3 members of family contract Ebola in Liberia
New cases found two months after outbreak waned
NEW YORK — Three members of a family in Liberia have contracted Ebola, two months after the country was declared free of the virus, health officials said Friday.
The first documented case in the family was a 10-year-old boy who started showing symptoms last week, said a Liberian health official, speaking on condition of anonymity.
After attending school Monday and Tuesday, the boy was admitted to a hospital and was transported to an Ebola treatment unit Wednesday, the official said.
The boy's test came back positive Thursday, as did subsequent tests for his father and a sibling, the official said, adding that at least seven health care workers may have treated him without the protective equipment essential for Ebola cases.
The World Health Organization declared Liberia free of Ebola on May 9, but a resurgence of the disease the next month made four people sick, two of whom died. The country was declared Ebola-free again on Sept. 3.
In Geneva, Dr. Bruce Aylward, the World Health Organization's special representative for the Ebola response and deputy director general for outbreaks and health emergencies, told officials that the new case had not dimmed hopes that West African countries might still be moving toward eliminating the original outbreak.
The boy's case appears to point to the persistence of the virus among survivors, which can result in occasional resurgence of the disease, Aylward said, adding that flare-ups are expected to be less common and to end in 2016.
Aylward said the boy had no known contacts with a survivor or a history of travel that might have put him at risk. "The investigation is ongoing," Aylward said. "The country has moved extremely quickly."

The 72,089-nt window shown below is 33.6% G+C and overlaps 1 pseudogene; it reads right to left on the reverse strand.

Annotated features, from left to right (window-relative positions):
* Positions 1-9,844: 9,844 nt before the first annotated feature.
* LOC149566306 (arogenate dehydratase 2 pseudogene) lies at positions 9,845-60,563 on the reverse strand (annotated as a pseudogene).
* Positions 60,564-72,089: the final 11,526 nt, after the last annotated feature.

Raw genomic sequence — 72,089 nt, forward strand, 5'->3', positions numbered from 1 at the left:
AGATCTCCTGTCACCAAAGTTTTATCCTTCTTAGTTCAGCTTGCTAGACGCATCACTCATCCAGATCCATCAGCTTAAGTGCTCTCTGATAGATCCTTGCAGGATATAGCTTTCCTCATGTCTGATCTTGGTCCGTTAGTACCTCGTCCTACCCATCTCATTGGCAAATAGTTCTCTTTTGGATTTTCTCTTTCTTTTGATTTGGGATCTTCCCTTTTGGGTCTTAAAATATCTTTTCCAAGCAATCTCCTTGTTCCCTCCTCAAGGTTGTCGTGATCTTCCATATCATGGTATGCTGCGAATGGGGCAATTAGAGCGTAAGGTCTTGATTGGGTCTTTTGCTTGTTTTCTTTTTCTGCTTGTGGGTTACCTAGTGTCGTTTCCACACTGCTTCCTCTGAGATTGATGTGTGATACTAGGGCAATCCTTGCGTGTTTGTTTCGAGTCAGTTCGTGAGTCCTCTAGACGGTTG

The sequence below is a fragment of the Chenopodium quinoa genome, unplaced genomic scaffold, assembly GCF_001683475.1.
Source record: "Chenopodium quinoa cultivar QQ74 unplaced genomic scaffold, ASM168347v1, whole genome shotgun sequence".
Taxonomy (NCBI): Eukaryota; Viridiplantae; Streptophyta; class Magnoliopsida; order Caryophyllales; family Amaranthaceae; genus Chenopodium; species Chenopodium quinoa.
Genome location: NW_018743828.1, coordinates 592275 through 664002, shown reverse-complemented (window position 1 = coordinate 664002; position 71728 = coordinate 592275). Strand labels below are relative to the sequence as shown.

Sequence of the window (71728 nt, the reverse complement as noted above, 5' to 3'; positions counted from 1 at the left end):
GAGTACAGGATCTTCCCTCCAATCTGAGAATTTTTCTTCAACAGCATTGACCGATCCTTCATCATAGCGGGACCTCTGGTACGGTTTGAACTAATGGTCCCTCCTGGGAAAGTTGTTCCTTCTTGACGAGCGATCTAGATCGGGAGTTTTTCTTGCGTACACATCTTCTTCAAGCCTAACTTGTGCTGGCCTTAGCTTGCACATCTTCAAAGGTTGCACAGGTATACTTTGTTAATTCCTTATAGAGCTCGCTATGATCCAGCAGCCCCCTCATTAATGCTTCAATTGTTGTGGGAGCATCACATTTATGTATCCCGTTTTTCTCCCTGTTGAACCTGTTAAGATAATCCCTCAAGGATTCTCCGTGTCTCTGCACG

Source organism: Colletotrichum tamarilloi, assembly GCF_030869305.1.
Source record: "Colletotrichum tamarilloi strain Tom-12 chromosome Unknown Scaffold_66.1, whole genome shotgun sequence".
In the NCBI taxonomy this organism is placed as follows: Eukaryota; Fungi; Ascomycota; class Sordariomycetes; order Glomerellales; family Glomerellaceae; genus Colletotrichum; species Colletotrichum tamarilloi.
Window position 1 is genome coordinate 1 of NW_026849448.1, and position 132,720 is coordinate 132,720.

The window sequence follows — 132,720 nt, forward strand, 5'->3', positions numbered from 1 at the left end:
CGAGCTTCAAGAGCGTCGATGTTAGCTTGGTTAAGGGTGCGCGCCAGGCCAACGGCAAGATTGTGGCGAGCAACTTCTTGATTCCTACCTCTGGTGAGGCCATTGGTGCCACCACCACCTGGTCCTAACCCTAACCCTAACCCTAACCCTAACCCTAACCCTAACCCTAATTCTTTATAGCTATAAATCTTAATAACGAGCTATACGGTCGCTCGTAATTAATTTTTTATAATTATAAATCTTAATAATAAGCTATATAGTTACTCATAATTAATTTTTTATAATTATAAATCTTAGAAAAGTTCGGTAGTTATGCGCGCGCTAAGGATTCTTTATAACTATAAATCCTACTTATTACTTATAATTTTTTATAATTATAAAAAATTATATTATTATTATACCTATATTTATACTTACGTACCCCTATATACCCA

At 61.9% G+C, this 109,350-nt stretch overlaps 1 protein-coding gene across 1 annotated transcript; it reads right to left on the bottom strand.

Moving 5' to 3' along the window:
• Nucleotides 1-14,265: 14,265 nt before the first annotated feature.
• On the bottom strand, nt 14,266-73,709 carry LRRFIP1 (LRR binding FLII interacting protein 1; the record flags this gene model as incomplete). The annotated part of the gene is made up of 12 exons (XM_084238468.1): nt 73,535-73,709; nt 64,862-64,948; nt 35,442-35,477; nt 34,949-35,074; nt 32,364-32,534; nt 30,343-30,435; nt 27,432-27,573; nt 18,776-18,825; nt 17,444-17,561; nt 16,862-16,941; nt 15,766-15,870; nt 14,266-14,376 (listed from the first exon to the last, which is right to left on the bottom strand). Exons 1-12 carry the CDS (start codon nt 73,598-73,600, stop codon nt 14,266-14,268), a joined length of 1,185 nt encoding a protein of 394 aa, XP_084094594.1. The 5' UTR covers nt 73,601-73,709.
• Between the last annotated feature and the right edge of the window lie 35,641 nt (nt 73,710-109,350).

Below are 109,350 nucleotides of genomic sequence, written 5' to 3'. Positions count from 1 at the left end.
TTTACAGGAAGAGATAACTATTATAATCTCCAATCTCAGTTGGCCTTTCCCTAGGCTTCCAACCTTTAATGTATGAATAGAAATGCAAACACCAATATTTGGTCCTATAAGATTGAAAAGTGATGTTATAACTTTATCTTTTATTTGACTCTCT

He said the latest developments were the seventh time the WHO suspected that a flare-up was related to the persistence of the virus in the population of survivors. For example, scientists have shown that the virus remains present for months in the semen of some men who recover from the disease, and could, in rare cases, be transmitted through unprotected sex.
In all cases, however, transmission has been stopped quickly, with a low number of subsequent cases. New tools include an experimental vaccine that can be given to those who come into contact with patients.
Aylward said the new case highlighted the importance of maintaining strong surveillance programs. A slow initial global response to the outbreak has been blamed for the scale and length of the epidemic, which killed more than 11,000 in Guinea, Liberia, and Sierra Leone.
On Sunday, a committee appointed by the WHO's director general called for overhauls at the agency in the wake of the epidemic, including integrating emergency response and outbreak control functions, with oversight by an independent body.
Three other panels, including one convened by Harvard and the London School of Hygiene and Tropical Medicine, and another by the National Academy of Medicine, are expected in the coming weeks to release recommendations on preventing and controlling future pandemics.